Anyway, I then asked the doctor how I could possibly go through that experience again? I asked him to please send me away this time, to a 30 day center. He replied that "they don't detox people off of Suboxone, and you are on such a small dose that you shouldn't have reacted the way you did." He even called the drug company and talked to the doctor that did the clinical trials with the Suboxone. This doctor told him that, at my dose, 2.5, it should be a placebo effect. Some placebo effect.....FIVE DAYS OF HELL to no avail. Can you believe that when I asked he refused to refer me to a 30 day detox??? Thanks, doc!

This is when I found this website. I can't tell you how trapped I felt and it was a relief to be able to talk to people who understood. Then, I searched the internet for "DETOX." I found a number of Ultra Rapid Detox places all over the country; none very near to where I live. One in Tampa had a very good website; this is the one I was treated at.

After scouring their website, I called one in Tampa and explained my situation. I also sent them the same via email. The next day, I spoke with the doctor's assistant and we talked about my situation in detail. She said she would talk to the doctor and call me back, which she did, and that set the wheels in motion for me to have the procedure done. It is also very expensive; it cost us over 10K for the procedure not including travel expenses. I received a call to set the date and also got materials in the mail explaining the procedure and asking me to fill out a psychological profile to bring to the hospital. The doctor also requested that I switch from the Suboxone to Hydrocodone at least ten days pre-procedure because the Hydro is easier to knock off the nerve receptors. The procedure involves putting the patient to sleep via anesthesia, and while you are asleep they administer Naloxone to kick the narcotic off the receptors. They also told me that they "reset" your receptors back to day one, before drugs, like you never took any. So if you woke up and took your usual dose, you would overdose. You go through most of the worst withdrawls while asleep. The doctor told me that if they didn't have the patient sedated that you'd be flopping around on the table like a fish. You are left with ten to 20 percent of the withdrawls upon waking. Sometimes less for some people.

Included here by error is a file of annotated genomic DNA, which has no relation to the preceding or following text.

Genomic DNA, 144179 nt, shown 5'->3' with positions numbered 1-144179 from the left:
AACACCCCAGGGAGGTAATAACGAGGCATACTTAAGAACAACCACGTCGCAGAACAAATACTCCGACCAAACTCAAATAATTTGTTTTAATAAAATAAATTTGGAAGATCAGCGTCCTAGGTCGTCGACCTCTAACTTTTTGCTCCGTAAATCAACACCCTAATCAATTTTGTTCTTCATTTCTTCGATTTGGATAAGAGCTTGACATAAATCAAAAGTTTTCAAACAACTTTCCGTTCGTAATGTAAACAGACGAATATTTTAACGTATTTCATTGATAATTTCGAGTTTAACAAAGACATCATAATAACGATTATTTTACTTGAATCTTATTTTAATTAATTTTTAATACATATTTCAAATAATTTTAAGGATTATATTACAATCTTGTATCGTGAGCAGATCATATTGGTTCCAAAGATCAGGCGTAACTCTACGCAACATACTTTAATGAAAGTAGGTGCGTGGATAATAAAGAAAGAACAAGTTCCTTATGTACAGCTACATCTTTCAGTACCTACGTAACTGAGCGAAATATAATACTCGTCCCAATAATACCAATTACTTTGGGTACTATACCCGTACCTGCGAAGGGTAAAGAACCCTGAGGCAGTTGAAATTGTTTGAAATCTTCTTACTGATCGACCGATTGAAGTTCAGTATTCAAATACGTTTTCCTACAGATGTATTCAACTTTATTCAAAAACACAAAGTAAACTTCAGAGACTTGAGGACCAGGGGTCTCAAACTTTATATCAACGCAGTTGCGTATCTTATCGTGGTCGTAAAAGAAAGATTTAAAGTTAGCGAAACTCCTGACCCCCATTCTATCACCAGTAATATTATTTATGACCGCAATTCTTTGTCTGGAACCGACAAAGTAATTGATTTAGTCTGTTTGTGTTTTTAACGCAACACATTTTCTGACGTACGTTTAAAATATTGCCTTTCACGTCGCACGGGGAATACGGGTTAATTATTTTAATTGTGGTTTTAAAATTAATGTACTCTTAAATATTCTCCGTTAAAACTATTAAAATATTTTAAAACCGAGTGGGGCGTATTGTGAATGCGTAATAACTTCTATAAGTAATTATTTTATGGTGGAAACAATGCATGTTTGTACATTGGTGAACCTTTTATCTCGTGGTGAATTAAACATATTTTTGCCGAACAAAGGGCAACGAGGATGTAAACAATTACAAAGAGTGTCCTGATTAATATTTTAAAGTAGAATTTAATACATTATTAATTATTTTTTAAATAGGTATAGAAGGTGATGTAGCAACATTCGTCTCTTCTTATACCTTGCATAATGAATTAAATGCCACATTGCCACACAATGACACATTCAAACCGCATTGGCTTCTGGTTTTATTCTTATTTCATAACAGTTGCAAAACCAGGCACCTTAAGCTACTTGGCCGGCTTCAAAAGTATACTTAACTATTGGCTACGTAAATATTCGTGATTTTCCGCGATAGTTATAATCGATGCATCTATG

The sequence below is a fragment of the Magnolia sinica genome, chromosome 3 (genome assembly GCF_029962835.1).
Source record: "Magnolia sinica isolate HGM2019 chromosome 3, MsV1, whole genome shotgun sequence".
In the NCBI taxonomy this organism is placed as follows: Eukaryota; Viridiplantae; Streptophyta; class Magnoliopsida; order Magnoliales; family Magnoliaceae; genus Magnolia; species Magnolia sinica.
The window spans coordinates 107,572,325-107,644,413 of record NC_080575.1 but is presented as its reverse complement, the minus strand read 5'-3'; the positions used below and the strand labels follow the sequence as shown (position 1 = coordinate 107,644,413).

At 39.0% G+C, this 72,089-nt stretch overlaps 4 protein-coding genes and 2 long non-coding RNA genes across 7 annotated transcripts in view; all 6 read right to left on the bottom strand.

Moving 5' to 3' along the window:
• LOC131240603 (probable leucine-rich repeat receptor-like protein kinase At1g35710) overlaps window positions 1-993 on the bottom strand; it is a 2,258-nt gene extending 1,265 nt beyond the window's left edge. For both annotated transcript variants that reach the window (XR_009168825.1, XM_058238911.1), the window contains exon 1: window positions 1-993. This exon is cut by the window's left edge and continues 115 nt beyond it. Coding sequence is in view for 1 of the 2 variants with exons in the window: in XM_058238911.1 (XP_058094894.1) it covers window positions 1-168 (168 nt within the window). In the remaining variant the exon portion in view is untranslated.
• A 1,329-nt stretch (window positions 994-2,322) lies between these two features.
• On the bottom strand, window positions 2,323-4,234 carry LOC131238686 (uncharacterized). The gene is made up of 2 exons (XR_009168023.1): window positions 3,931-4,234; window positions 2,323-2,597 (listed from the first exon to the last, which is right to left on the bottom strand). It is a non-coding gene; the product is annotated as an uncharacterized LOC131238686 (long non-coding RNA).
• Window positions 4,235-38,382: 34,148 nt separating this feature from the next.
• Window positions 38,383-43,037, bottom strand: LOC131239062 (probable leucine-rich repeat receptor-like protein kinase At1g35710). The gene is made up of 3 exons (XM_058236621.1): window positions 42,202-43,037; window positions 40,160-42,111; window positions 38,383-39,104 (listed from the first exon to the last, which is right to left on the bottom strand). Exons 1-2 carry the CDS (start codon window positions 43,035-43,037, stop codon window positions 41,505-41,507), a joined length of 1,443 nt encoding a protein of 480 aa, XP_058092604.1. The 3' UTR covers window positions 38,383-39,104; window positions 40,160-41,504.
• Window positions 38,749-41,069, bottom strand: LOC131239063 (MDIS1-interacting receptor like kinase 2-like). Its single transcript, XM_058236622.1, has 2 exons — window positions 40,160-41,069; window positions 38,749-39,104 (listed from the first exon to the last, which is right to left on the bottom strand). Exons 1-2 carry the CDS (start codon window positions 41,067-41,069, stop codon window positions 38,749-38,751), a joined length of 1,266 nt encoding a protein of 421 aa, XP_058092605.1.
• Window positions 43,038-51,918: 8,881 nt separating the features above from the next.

I was admitted to the hospital on December 10th at 8:00 a.m. We spent most of the day waiting, which was frustrating; waiting for blood work to come back, etc. Then we met the doctor and I went to my room at 4:00 p.m. and had an IV line put in. I also asked the nurse to flush all my remaining Oxy's and Hydros - BUH-BYE! I had already flushed the Suboxone at home. They gave me a "sleepy" injection and I only remember waking up at some point, at night, in pain and cold. When I called out someone came in and made me comfortable. I really only remember waking on Sunday, two days later. I asked the nurse if it was Saturday, and she said that it was Sunday at 5 p.m. She said I was awake and talking the day before. They said they had successfully completed the procedure. I was in withdrawl pain, but not like what I experienced in October. They gave me lots of meds to deal with the residual withdrawls: Clonodine for the withdralwl pain, Ibuprofen, anti-stomach cramping, anti-diareah, appetite stimulant and a valium for anxiety. The next few days are very vague; the drugs they give you to be comfortable also have lots of side effects, like sleepiness. I was supposed to leave the hospital on Monday but they said I needed another day there. I was discharged on Tuesday and flew home the next day. Thank God for my husband, who took wonderful care of me. Wheeled me through the airport!

When we returned home, I was more aware but still feeling awful. Kind of like you have a really, really bad flu where you don't want to pick your head up off the pillow, but it hurts too much to just lay there. Getting up felt better, but it was like being up with the flu. ACHEY and NO ENERGY. They told us at the hospital that it takes about a MONTH to feel better; for your brain to figure out how to produce it's own endorphins again. Every day was a bit better, but it took tremendous effort. They sent me home with instructions to take the meds as prescribed, exercise, drink at LEAST 100 ounces of water, gatorade, whatever, and to take four hot baths a day. I kept thinking, "When will I feel better?" "Better" came for me about 24 days later.

And here I am on day 29, thank you Lord. I've been on the treadmill every day for 22 days, and it feels good. I am very grateful to be on the other side, to be among the living. It was the hardest thing I've ever done, and I'm very glad I did. Well, time for lunch. Thank you for letting me share my story. I pray it helps someone. :wave:
C.